These days I read mostly garbage, but there are several writers I enjoy in particular, and I’ll pick them up when I see they have a new book out. I like Jeffrey Deaver. I like John Sanford. I like Dan Brown. I’ve read all the Harry Potter books. As far as classics, one of my favorite books is Ayn Rand’s Atlas Shrugged. And you can’t go wrong with Tolkien either. Oh, and I almost forgot Horatio Hornblower. I love the Hornblower books by C. S. Forester.
Do you have a writing ritual? Many writers do.
I listen to Vivaldi, sip herbal tea with a vanilla candle burning, and begin writing after meditating for thirty minutes.
No. I write five or six nights a week starting at 8 PM which is my little girl’s bedtime. I’m distracted at least a dozen times by my dog, Roxanne, who begins harassing me for treats the minute my wife Valerie goes to bed. I’m usually listening to talk radio as I write. And when I’m writing, not researching, I’m often enjoying a few cold beers as I’m doing it. I work until midnight or one in the morning, and then go to bed. I don’t require much sleep—about five or six hours a night is perfect for me.
Now there’s another part of that process when I’m writing that takes place much earlier in the day. Every day when I’m actively writing, I walk my entire lunch hour, and I think through what I’m going to write that night. Plan it out. I do that while I’m driving to work and going home too. By the time I sit down that evening at 8, I know exactly what I’m doing, where I’m going, and exactly how I’m going to write it. Most of writing for me isn’t the actual writing, it’s all in my head, and I’m just plopping it down on paper.
What are your current projects?
I’m researching the third volume of the Famous American Freemasons series. That book will be the last one in that series. I’m working through the storylines of two possible future Twin Rivers novels. One is set in 1920s Twin Rivers, and that would be a great story, because it’s based loosely on a real story I read about in the archives of the library. The other idea I have takes place just a few months after One Last Shot ends. It just depends on which project comes together first. Ideas have to perk for awhile with me.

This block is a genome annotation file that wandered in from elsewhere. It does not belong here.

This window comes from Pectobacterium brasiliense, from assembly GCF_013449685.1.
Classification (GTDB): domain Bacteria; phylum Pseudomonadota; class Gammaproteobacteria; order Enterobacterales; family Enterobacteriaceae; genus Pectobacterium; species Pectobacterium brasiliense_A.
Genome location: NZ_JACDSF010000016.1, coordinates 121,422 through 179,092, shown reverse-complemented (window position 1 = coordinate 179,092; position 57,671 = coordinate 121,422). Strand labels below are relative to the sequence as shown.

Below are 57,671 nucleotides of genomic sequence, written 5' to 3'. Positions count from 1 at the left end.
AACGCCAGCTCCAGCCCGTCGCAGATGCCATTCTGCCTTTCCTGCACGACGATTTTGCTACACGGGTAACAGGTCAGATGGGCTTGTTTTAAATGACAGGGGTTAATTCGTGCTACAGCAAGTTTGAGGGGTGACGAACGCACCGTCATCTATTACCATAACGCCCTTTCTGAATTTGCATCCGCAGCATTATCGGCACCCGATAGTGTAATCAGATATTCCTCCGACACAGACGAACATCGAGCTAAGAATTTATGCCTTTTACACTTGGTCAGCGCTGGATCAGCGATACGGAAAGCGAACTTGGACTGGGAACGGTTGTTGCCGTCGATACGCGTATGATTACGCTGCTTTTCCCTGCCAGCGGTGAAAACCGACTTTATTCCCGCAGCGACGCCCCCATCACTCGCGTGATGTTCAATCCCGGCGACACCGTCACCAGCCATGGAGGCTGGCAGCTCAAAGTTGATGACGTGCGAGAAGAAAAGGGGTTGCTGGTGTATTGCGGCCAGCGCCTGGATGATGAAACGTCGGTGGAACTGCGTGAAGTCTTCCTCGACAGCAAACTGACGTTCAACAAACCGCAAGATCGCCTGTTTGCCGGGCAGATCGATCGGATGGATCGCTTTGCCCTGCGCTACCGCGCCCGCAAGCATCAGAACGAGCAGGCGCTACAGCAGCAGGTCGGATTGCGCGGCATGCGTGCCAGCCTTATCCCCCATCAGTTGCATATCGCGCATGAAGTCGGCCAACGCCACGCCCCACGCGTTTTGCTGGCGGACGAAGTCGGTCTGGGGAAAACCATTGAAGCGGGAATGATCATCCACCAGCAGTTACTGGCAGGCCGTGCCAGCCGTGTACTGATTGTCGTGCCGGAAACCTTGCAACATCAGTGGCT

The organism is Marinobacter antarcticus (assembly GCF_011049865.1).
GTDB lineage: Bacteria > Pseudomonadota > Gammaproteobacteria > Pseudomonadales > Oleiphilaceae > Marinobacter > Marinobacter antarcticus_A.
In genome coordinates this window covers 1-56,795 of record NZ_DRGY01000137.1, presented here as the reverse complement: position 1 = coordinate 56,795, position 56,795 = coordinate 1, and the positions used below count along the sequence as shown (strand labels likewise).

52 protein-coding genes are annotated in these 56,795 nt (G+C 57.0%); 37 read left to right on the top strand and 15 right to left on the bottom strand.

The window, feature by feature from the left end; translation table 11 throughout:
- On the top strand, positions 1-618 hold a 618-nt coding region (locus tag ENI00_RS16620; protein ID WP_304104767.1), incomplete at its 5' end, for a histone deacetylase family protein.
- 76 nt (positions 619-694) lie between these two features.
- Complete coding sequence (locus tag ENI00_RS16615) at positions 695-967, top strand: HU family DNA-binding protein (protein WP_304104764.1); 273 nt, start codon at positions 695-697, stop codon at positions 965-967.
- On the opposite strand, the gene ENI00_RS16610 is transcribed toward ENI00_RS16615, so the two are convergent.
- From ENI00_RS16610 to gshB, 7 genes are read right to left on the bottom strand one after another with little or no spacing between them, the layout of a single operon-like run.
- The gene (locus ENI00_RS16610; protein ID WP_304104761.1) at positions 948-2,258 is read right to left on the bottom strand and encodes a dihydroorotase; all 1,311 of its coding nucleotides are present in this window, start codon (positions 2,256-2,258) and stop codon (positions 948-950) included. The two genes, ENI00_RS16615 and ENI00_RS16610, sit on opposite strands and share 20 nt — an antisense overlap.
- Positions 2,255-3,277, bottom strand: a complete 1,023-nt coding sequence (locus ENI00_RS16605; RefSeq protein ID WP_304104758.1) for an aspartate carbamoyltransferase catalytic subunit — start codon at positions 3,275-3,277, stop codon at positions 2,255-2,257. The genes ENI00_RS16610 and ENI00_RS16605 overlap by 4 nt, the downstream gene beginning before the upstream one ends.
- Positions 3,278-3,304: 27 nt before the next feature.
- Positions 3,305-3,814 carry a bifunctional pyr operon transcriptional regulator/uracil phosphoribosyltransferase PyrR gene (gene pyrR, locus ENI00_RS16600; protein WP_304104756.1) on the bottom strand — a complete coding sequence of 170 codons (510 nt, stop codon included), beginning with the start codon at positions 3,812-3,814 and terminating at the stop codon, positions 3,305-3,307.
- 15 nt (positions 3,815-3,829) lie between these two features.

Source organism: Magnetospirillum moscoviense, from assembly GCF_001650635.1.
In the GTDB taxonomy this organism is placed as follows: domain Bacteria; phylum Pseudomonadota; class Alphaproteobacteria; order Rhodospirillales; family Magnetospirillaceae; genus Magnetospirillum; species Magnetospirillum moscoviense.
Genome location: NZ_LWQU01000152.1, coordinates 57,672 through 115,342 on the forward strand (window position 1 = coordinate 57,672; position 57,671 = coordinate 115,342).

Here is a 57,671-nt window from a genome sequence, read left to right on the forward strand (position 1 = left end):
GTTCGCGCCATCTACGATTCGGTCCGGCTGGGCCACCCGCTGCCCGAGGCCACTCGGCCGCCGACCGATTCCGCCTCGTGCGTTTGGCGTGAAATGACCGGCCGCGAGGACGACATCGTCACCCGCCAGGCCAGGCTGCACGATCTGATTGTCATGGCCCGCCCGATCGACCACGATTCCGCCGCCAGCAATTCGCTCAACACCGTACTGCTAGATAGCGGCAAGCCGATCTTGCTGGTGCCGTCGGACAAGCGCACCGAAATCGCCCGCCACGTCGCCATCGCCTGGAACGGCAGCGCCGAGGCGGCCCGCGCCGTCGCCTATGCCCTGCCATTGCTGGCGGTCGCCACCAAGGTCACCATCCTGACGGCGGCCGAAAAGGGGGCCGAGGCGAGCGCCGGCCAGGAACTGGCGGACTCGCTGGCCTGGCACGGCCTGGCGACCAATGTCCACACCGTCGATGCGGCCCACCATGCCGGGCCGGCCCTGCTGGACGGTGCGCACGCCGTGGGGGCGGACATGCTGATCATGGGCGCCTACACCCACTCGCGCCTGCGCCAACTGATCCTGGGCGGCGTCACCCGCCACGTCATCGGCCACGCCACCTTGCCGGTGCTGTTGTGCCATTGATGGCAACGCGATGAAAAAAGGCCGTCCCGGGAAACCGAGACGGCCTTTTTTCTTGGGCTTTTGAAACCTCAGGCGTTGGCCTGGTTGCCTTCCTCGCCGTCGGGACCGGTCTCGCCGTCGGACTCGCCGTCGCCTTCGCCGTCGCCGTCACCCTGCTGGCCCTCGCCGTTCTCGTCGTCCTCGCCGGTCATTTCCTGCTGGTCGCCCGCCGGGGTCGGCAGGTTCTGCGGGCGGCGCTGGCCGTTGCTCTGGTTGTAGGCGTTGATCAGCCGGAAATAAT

Would Levi Garvey be a part of that second book you mentioned?
He’ll be around, and Tori too along with most of the characters in the first book. It’s a small town, you can’t get away from that. But I’m not sure how important Levi will be yet, still working on it, but I don’t see him as being a major character at this point. But it’s possible he could take a role in the final outcome. Or better yet, Tori might.
What is the hardest part of writing for you?
Editing. I absolutely hate it. When I’m done with the last page of a book, the idea is purged from my mind, and finished in my opinion. I’m ready for the next project, which I’ve usually got in mind even before I finish the current book. The weeks and months revisiting, revising, and editing is absolute torture. Fortunately, with One Last Shot I had a really tight story, and there wasn’t much revision, it was just correction and minor fixes. But it still sucks, but you can’t get away from the importance of it if you want a good final product. And to be perfectly honest, I really hate this kind of stuff too.
All the promotion could go, and I wouldn’t miss it. I don’t like selling books. I love writing them. But there’s no sense in writing books if nobody reads them, and to sell them, you’re always promoting them. You’re speaking. You’re doing interviews. You’re talking about it on your blog. You’re writing articles for publication. There are book-signing events. It’s endless. You see, when I wrote my first book, Famous American Freemasons I did it because I wanted to tell a story of America, and a story about the kinds of men that Freemasonry has attracted over its long history in America. The Masons loved my book, and they got behind it and pushed hard on it, and I thought that was wonderful. They opened up doors, got the book reviewed, got it written about, publicized it. And it became a great success. But in my perfect world, I’d write them, people would automatically buy them, and I’d never have to leave my man cave. Maybe one day I’ll get there on name recognition alone, but I’m sure not there yet. I guess if you’re going to be a writer, book-hooking is part of it, and I suppose if I want to keep doing it, I’ll learn to be the good little book-hooker, and quit whining about it.
Nice phrase. Book-hooker?
Yeah, my wife came up with that. You knew what I was talking about though, didn’t you? That’s when a writer sells himself to sell a book. I find it very unsavory, but I’ve learned I have to do this if I want people to read what I’ve written, and it gets easier over time.
Like being a hooker?
Are you speaking from experience?